Mingana Collection of Oriental Manuscripts

Archive Collection

Scope and Content

The manuscripts are mostly on religious subjects, although the Islamic Arabic ones include philology, literature and science. The Islamic manuscripts include fragments of Kufic Qur'ans, Qur'an commentaries, Hadith, law, and mysticism. The Syriac manuscripts include works on church documents, gospels, works on liturgy, lives of saints and homilies. Among the earliest Syriac items are a number of important fragments originating from St. Catherine's Monastery, Sinai. The Arabic Christian ones include a fragment of the oldest known text of the Acta Thomae, and a very early copy of works by St. Ephrem.

The Christian manuscripts are important for Christian Theology, Church History in general, and the history of Eastern Christianity in particular. This collection includes the largest collection of Christian Arabic manuscripts in Europe after the Vatican and the Bibliotheque Nationale. The Islamic collection is the third largest Arabic manuscript collection in the UK. It is included in Brockelmann's Geschichte der Arabischen Literatur (GAL).

Administrative / Biographical History

Alphonse Mingana (1878-1937) was born in the region of Mosul in about 1878. He was educated at the Syro-Chaldean seminary in Mosul, and ordained priest in the Chaldean Church. From 1902-1910 he was Professor of Syriac at Mosul. His wide scholarly output included many editions of hitherto unknown Syriac and Arabic texts. Though his interest was mainly in Eastern Christianity, his considerable knowledge of Islam enabled him to lecture on Islamic history and literature as well. In 1913, on the invitation of J. Rendel Harris (the first Principal of Woodbrooke College, Selly Oak, Birmingham), Mingana came to England and spent two years at Woodbrooke where he met and married his wife, a Norwegian student ay ther college. In 1915, he was appointed to the John Rylands Library, Manchester as curator of oriental manuscripts, where he stayed until 1932. During these years he came to know Dr Edward Cadbury at whose expense he travelled to the Middle East to purchase manuscripts. In 1924 and 1925 he travelled through the regions of Iraq, Syria and Palestine and in 1929 went to Sinai and Upper Egypt. Many of the manuscripts were bought from monasteries and private libraries in these regions. In 1932, Mingana returned to Birmingham and was appointed curator of the collection named after him. He began the task of cataloguing the manuscripts and also edited and translated some of the more important ones which appeared in the a series Woodbrooke Studies and in various journals. While at Selly Oak, Alphonse Mingana acted as Lecturer and Instructor in Oriental Languages and in Islam. This work continued after his death when a Lectureship in Islamic Studies was set up. One of the holders of this lectureship was James W. Sweetman. Mingana's name has also been enshrined in the title of the Mingana Symposia which has been held every three years since 1990 on the theme of Arab Christianity and Islam.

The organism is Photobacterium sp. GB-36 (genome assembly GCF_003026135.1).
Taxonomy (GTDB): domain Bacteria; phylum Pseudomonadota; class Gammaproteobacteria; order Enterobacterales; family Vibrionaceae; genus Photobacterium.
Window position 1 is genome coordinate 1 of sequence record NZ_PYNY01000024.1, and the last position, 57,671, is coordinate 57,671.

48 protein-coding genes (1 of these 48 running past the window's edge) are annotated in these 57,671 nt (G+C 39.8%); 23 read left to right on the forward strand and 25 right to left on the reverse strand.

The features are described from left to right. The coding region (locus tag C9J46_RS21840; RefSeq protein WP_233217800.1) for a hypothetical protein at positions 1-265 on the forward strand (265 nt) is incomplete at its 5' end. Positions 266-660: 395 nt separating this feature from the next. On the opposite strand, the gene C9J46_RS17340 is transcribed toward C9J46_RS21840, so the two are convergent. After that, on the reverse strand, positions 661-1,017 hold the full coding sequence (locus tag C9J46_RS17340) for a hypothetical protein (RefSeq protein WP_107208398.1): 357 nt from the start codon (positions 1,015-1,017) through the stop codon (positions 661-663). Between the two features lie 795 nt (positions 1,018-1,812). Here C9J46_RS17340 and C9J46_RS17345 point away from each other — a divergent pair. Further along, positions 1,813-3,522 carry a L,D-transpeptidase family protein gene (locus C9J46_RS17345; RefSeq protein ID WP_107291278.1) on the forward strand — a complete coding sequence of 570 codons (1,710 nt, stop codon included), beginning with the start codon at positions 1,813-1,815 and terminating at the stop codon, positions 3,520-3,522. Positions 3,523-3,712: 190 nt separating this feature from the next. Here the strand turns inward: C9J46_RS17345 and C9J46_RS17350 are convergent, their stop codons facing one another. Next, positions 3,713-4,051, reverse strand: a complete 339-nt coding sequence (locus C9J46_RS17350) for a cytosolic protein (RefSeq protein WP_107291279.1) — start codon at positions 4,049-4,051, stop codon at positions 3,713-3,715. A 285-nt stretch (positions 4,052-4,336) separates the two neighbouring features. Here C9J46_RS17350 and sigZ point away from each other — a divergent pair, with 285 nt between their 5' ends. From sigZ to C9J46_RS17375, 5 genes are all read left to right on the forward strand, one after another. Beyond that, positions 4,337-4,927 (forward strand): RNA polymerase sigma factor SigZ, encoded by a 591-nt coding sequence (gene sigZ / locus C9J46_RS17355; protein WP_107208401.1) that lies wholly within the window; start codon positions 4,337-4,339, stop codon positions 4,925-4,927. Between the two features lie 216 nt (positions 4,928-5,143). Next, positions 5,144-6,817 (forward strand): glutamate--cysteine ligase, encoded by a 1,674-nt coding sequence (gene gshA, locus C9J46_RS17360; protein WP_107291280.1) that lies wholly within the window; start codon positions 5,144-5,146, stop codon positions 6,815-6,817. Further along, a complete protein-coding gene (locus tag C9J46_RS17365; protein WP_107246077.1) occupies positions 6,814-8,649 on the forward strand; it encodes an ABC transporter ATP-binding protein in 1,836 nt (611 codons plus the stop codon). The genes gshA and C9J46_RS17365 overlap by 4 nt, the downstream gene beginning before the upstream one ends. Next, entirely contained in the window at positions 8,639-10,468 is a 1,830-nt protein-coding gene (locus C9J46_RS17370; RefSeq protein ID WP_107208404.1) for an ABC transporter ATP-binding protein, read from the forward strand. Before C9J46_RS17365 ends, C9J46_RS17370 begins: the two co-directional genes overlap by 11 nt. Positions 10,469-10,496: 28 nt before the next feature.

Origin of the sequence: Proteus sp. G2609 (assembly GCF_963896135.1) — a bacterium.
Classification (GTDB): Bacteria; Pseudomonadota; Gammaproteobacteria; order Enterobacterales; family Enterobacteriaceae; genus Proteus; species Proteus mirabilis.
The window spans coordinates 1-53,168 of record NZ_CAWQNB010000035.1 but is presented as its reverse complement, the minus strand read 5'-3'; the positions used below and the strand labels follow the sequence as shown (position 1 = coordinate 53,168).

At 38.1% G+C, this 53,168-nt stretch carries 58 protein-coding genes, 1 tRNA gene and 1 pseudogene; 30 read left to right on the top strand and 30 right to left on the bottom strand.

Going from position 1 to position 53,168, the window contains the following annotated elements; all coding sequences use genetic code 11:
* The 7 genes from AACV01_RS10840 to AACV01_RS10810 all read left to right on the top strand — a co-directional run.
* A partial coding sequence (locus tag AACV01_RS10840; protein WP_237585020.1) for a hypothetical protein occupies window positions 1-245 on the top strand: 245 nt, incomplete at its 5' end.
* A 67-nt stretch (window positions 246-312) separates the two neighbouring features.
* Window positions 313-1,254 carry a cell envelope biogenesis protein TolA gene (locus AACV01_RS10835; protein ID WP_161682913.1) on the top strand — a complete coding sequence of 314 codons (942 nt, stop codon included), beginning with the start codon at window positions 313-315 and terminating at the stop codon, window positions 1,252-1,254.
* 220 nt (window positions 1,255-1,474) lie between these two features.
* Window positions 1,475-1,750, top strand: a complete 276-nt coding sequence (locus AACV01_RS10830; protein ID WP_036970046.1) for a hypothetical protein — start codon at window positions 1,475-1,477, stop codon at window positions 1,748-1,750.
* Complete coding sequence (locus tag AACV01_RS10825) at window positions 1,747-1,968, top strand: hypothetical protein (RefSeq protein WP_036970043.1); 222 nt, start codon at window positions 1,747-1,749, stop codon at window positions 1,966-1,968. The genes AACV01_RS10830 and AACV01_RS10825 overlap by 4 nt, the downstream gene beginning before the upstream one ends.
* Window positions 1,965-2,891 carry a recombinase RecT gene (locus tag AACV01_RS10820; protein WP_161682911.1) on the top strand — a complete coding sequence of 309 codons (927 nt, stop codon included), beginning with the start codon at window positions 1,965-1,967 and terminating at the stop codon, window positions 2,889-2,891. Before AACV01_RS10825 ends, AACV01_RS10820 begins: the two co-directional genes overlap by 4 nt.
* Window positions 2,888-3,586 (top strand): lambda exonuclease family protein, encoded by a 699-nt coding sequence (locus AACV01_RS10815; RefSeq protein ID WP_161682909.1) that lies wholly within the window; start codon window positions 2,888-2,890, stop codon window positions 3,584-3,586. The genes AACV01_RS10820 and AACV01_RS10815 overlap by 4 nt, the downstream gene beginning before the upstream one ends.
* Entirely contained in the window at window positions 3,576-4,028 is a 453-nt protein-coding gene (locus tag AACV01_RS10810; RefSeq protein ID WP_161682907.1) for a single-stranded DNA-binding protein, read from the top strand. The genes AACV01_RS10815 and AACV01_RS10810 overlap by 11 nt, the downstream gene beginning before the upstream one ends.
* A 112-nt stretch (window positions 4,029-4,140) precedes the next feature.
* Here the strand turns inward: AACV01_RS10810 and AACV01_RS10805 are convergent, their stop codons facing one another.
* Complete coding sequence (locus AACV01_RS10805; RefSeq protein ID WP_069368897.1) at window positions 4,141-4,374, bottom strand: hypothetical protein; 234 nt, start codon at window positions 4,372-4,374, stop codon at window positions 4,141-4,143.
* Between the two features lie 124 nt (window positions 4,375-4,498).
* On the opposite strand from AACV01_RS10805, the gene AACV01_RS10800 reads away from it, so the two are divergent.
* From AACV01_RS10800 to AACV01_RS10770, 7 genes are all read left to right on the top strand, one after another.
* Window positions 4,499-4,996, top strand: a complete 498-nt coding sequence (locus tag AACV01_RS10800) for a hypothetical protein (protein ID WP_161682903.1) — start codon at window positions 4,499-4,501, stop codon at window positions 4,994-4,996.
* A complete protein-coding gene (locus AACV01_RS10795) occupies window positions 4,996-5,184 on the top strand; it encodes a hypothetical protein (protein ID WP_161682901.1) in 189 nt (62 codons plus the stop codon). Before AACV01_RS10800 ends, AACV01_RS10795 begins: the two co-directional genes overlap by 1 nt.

Reference: Publicity leaflet about the Mingana Collection: text by L-A Hunt, 1997.

Arrangement

The Collection comprised of Middle Eastern manuscripts is arranged by language and within each language by shelf number.

Conditions Governing Access

Open. Access to all bona fide researchers. All papers held at the Orchard Learning Resources Centre will be viewed at the Birmingham University Information Services, Special Collections Department. Please contact the University Archivist for further information.

Acquisition Information

Initially housed in the Library of the Selly Oak Colleges, the Collection moved into the Orchard Learning Resources Centre in 1997.

Other Finding Aids

Printed catalogues describe the main sections: Catalogue of the Mingana Collection of Manuscripts, I-III (Cambridge: Heffer, 1933-1939). [vol.I Syriac; vols II-III Christian Arabic and Syriac].Derek Hopwood, Catalogue of the Mingana Collection of Manuscripts, IV (revised edition, Zug: IDC, 1985). [Islamic Arabic].

Alternative Form Available

The Arabic and Syriac manuscripts are on microfiche. These can be purchased from Inter-Documentation Company AGP.O.Box 11205, 2301EE Leiden, The Netherlands Tel. (31) 71 5 142700 Fax. (31) 71 5 131721 Email: info@idc.nl http://www.idc.nl/catalog/index.html - search term: Mingana

Conditions Governing Use

Permission to make any published use of any material from the collection must be sought in advance in writing from the University Archivist, Special Collections. Identification of copyright holders of unpublished material is often difficult. Special Collections will assist where possible with identifying copyright owners, but responsibility for ensuring copyright clearance rests with the user of the material.

Custodial History

Sponsored by Edward Cadbury, the Collection was founded between the years 1924 and 1929 with manuscripts collected by Alphonse Mingana from Lebanon, Iraq, Syria, and Upper Egypt.

Following the merger of the Selly Oak Colleges and the University of Birmingham in 1999 the custodial ownership of collections belonging to the Selly Oak Colleges and held at the Orchard Learning and Resource Centre (OLRC) was transferred to the University. These collections now form part of the University's Special Collections Department and are available for consultation at the Main Library on the University's Edgbaston Campus.

Accruals

Further deposits are not expected.

Related Material

The Orchard Learning Resources Centre and the University of Birmingham, Special Collections Department holds a rich collection of archives relating to missions, charities and other religious and ecclesiastical organisations and individuals.